More Information and How to Get Involved

Informative Resources

(Please note these resources are provided for reference only, we do not necessarily endorse all the views or content in each one, nor have we ‘vetted’ any volunteering suggestions).

What Can You Do?

As Christians, we are called to acknowledge the human dignity of all people, even those who have done great harm through their crimes.

-2011-12 Social Justice Statement

  • Prison Chaplaincies: Familiarise yourself with what Catholic prison ministry is all about and discern whether you might have gifts and desire to offer them in this area. Get in touch with your diocese’s version of CatholicCare or Centacare as they  have information and advice on this chaplaincy ministry. In Sydney Archdiocese visit: CatholicCare.
  • Support or get involved with Jesuit Social Services which offers a range of programmes and resources for crime and justice prevention as well as support for those already in the criminal justice system.
  • Volunteer: Consider volunteering at local community based services that offer support and advice to their communities and/or engage in advocacy and education work. Community Legal Centres (CLCs) are independent community organisations providing equitable and accessible legal services. NSW CLCs work for the public interest, particularly for disadvantaged and marginalised people and communities. A good place to start is: Community Legal Centres NSW
  • Acknowledge the dignity of every human being. We are all sinners. Have you ever wondered how easy it might have been, in different circumstances, to find yourself in court – maybe even facing a prison sentence? Be aware of and challenge stereotypes and judgemental statements about prisoners and people who have served their sentences. Sir Gerard Brennan, former Chief Justice of Australia, said: ‘Prisoners, no less than the free, are our brothers and sisters and we have been silent too often when their human dignity has been diminished
  • Support people in prison, and their families. There are many ways to support people who are in prison: praying for them, writing letters, or visiting. Any activity needs to be engaged in sensitively and sensibly. Contact a prison chaplain or a network that offers support and training. Some groups that do this are:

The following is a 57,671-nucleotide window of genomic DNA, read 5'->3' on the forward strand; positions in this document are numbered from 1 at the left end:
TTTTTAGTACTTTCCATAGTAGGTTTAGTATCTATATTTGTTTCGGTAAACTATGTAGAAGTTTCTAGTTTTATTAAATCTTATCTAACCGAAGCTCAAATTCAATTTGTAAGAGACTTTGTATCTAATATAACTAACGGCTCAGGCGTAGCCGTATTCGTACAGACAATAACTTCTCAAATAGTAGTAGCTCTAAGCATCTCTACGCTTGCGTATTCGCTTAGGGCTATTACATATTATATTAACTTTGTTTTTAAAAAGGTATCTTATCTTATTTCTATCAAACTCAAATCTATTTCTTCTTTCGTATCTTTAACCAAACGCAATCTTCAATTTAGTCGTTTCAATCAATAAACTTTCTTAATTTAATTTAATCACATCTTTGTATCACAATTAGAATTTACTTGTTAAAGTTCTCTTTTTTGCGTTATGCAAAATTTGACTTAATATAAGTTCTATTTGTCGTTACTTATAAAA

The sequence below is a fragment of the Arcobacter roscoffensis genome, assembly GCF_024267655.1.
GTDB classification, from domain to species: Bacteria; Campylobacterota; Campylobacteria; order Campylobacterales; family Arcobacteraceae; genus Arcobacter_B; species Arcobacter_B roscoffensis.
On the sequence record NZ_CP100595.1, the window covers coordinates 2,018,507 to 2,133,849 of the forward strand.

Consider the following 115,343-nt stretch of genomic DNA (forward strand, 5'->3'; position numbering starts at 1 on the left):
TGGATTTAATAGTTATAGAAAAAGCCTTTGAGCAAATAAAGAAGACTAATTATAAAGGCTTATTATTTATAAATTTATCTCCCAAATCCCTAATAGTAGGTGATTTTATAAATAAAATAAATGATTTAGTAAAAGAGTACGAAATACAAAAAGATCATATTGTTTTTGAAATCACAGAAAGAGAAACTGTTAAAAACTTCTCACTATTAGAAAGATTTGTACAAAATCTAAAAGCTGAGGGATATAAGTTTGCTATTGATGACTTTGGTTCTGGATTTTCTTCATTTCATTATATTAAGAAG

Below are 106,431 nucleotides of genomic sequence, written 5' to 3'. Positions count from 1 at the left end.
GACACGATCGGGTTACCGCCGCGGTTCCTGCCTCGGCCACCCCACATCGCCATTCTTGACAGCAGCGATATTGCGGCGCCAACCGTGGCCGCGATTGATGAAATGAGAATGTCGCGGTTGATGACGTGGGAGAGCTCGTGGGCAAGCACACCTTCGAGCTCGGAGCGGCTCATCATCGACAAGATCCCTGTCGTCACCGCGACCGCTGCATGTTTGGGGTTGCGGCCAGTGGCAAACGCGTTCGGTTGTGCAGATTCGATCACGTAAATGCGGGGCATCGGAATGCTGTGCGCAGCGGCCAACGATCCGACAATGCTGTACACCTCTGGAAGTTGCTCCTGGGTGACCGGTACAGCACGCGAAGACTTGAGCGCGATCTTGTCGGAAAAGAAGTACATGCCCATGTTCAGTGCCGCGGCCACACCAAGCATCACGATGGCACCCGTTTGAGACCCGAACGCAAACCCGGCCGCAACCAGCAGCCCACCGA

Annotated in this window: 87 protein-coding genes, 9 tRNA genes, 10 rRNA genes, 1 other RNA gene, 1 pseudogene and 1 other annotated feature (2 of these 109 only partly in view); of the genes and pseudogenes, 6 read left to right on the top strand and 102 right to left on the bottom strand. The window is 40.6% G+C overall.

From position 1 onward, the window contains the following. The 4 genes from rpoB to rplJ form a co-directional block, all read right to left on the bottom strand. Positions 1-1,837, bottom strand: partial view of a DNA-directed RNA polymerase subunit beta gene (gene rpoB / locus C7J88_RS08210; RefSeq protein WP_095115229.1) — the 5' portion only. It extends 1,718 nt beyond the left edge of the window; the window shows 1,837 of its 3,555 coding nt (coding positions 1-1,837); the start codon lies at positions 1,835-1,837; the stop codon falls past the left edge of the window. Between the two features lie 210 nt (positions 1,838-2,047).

1. Prison Fellowship, which suggests a variety of prisoner support activities.
  2. Kairos, a local community-based Christian ministry that serves those in prison and their families and friends.
  3. Cana Community, which runs a mentoring programme.
  • Take up the challenge to engage in realistic critique. How do you speak and think about prisons and people who are or have been prisoners? Whenever you hear prisoners being discussed in the media, in parliament or in social gatherings, be aware of stereotypes and misinformation. Call talk-back radio, write letters to the editor, or visit our local politicians, and challenge calls for tougher bail conditions and sentencing, which put more people in prison for longer.
  • Save the Children – Juvenile Justice Mentoring Programme, serves young people in detention or released, to help break the cycle of imprisonment and build happy resilient lives.
  • Address the social factors that lead to imprisonment. Many prisoners come from a background of social and economic disadvantage. A disproportionate number suffer from mental illness, cognitive impairment or addiction to drugs or alcohol. Indigenous people are also seriously over-represented in prisons. What is being done to support vulnerable people in your parish, school or local community? What can your parish, school or local community do? Encourage the relevant politicians in your area to address this issue.

[Some of these suggestions were prepared using the ‘Ten Steps Card’ prepared by the Australian Catholic Social Justice Council in support of the 2011-12 Social Justice Statement, ‘Building Bridges not Walls’.]